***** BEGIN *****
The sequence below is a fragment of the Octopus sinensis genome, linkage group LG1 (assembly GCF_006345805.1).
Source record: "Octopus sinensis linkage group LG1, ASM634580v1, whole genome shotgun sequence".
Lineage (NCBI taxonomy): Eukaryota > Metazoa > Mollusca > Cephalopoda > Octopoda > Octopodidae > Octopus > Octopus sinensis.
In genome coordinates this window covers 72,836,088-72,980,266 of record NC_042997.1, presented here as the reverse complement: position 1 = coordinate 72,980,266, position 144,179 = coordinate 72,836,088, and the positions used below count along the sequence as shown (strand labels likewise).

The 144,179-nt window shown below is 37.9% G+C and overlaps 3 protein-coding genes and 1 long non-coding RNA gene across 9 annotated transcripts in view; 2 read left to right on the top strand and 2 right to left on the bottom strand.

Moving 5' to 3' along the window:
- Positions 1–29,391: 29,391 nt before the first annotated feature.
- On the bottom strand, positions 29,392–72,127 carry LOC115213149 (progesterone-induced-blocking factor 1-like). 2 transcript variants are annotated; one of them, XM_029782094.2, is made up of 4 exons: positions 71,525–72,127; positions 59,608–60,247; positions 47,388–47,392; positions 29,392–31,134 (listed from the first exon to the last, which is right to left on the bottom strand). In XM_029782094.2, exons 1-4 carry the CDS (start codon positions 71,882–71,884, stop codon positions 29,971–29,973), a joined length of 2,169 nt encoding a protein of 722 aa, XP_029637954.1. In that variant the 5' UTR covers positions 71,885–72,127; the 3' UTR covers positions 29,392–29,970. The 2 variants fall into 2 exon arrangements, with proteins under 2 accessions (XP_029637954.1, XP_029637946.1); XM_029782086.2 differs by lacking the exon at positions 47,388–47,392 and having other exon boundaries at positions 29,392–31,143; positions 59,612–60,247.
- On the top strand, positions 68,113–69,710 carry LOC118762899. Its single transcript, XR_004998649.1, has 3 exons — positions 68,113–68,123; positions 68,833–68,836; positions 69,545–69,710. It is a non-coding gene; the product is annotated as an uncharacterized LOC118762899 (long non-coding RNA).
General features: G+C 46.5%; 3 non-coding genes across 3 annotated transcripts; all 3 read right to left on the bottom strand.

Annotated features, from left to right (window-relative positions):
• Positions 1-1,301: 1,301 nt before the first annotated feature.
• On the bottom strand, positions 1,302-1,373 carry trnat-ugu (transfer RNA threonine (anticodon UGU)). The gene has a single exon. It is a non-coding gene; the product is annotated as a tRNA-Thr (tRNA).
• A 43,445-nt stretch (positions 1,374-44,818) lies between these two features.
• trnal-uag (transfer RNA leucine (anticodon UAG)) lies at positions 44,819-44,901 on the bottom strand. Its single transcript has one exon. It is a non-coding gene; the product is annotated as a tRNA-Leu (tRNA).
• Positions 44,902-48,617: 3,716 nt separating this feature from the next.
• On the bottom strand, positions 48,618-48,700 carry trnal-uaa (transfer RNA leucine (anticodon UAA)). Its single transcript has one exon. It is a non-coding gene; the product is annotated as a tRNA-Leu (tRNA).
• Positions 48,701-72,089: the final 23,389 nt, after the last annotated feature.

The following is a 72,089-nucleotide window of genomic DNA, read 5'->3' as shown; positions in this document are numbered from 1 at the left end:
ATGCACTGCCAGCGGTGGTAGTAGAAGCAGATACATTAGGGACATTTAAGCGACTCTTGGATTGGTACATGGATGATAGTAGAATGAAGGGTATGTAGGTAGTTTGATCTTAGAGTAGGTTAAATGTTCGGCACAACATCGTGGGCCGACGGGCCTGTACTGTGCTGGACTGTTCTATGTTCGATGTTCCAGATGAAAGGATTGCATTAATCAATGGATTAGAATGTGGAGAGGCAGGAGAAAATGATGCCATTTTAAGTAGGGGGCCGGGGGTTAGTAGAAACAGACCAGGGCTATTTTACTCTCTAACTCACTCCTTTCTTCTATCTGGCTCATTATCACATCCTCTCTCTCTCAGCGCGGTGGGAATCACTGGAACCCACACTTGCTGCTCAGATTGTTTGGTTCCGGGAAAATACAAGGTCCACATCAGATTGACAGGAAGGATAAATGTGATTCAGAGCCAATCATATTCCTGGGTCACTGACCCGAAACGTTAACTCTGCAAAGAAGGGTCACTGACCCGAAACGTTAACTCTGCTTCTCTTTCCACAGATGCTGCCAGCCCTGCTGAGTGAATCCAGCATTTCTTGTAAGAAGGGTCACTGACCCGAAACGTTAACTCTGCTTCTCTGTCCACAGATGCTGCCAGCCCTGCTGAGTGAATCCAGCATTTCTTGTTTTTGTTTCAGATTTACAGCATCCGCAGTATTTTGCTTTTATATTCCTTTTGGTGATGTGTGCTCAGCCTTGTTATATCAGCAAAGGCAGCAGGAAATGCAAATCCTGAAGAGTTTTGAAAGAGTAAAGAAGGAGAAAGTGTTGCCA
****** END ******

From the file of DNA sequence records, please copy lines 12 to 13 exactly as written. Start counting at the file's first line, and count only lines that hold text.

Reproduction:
• Positions 1-1,301: 1,301 nt before the first annotated feature.
• On the bottom strand, positions 1,302-1,373 carry trnat-ugu (transfer RNA threonine (anticodon UGU)). The gene has a single exon. It is a non-coding gene; the product is annotated as a tRNA-Thr (tRNA).